Staff at the Sanctuary often get asked, “Who owns Potoroo Palace?”.

The Kooris, Indigenous Australians, had no word for ownership, but many other people want to own land, cars, houses, paintings and other things. Someone might say, “This land is mine”. A Koori would say, “This land is me”.

Indeed the idea that we can own a piece of earth, a piece of water, a piece of air, is very strange. It is more logical, perhaps, to think of ourselves as custodians, guardians of the world, carers of the land, plants and animals.

Potoroo Palace is not owned by anyone. You could say that it belongs to the animals or to the community. Technically it is owned by a company which has no shareholders, and which cannot be bought or sold. It can only be given to another charity. It is overseen by honorary directors. It is not for profit. It has no government support. It relies on entrance fees and donations to continue.

The local community of the Bega Valley is not a rich community financially, but very many businesses and individuals give their support to Potoroo Palace in whatever way is possible for them. They give their services free. Because of this, our losses keep diminishing, and one day we will break even. The community has come to know that it is their sanctuary. They are part of it.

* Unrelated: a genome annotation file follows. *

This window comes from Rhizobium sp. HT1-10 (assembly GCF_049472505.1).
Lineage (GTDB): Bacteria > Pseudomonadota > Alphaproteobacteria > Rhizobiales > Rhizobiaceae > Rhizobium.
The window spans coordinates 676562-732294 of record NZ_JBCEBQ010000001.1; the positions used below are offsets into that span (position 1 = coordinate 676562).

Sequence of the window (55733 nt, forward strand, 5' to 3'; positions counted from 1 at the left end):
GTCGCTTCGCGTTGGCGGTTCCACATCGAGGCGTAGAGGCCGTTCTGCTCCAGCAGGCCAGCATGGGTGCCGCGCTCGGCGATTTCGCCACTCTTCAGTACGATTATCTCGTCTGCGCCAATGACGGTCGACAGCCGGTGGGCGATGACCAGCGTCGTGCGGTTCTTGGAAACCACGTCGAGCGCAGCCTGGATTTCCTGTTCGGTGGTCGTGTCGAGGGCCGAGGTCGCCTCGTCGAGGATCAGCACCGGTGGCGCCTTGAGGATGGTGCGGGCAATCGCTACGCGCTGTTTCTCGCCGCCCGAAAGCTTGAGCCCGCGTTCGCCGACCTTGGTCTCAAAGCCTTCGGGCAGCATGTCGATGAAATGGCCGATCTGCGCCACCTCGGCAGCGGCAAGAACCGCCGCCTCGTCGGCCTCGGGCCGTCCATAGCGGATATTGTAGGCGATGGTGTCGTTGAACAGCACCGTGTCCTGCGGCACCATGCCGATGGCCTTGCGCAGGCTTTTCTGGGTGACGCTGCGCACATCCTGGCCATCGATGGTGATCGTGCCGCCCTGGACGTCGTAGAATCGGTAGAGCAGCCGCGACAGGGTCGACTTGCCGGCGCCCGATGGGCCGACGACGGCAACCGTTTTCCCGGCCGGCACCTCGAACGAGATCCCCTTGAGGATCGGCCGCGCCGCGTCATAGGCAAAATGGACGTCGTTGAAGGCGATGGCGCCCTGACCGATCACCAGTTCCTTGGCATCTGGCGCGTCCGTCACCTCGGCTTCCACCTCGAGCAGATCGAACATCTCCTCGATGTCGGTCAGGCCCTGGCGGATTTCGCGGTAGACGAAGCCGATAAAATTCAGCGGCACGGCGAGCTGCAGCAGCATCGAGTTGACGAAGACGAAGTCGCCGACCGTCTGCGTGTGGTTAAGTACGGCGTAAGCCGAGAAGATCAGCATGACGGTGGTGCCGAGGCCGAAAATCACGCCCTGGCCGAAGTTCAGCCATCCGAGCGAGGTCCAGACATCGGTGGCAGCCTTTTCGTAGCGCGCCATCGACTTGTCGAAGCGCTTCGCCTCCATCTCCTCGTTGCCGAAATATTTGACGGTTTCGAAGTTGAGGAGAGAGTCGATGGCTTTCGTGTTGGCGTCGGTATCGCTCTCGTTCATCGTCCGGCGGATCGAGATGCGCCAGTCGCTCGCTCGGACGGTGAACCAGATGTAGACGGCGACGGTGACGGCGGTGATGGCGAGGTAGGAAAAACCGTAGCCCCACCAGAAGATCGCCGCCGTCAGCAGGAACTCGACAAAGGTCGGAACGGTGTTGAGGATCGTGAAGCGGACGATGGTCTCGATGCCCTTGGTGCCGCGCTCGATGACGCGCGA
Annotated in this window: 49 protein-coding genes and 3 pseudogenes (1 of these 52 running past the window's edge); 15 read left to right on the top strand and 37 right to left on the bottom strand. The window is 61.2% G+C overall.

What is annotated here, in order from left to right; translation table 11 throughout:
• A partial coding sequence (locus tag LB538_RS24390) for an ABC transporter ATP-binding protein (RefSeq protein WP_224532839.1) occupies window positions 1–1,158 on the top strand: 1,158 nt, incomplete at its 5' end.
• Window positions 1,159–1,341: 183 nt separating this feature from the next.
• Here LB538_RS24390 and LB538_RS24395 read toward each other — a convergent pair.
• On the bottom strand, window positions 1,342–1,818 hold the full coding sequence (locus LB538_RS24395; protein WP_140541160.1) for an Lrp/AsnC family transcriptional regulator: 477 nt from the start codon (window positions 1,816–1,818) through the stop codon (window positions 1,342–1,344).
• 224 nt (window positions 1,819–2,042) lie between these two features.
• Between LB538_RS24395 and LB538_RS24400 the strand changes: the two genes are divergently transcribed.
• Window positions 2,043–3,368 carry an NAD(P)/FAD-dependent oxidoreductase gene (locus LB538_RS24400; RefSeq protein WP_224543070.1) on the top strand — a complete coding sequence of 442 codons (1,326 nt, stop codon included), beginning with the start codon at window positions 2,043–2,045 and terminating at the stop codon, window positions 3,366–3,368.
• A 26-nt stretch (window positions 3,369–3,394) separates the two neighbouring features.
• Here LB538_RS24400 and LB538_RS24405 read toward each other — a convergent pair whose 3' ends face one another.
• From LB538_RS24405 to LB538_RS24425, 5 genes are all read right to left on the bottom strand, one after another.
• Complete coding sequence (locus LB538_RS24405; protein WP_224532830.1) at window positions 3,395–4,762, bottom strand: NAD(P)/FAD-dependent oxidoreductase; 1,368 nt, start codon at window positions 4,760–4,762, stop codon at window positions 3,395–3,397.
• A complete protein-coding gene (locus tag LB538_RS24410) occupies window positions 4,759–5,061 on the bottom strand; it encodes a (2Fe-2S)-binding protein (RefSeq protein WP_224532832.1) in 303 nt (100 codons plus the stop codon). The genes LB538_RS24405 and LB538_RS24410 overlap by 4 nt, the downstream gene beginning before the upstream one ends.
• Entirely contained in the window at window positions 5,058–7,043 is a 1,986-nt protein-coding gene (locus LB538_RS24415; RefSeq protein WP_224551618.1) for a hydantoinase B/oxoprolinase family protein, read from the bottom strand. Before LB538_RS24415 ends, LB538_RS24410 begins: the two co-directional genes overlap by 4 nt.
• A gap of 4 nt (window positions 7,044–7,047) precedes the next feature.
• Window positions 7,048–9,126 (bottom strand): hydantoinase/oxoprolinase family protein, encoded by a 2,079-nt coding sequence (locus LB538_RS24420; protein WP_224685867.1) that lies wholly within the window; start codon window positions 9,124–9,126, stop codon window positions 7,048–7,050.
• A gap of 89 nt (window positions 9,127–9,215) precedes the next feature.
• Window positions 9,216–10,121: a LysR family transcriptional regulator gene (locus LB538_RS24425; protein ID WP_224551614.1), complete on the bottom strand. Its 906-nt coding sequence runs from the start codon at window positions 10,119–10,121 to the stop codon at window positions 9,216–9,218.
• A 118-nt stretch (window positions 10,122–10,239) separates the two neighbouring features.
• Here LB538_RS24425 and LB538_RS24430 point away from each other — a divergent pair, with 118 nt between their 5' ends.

In our Mission Statement we say that we are passionate about looking after the Earth.

We share the Earth with 30 million other species of living things. We are here at Potoroo Palace caring for the land, the plants and the animals (including humans) and trying to show others ways in which they can do so.

If we can persuade others, both by example and by talking, to change the present day practice of stealing from the future, perhaps we can show them ways of caring for our planet.

Maybe they will begin to live with native animals and value the big trees and wild places which might otherwise be stolen. It is already happening very close by here at Panboola, the Pambula Wetlands, where the land has been given back to the animals and the native plants.

There are also many places in Australia and the rest of the world where people are trying to save the wilderness before it is stolen. We can help to turn the tide.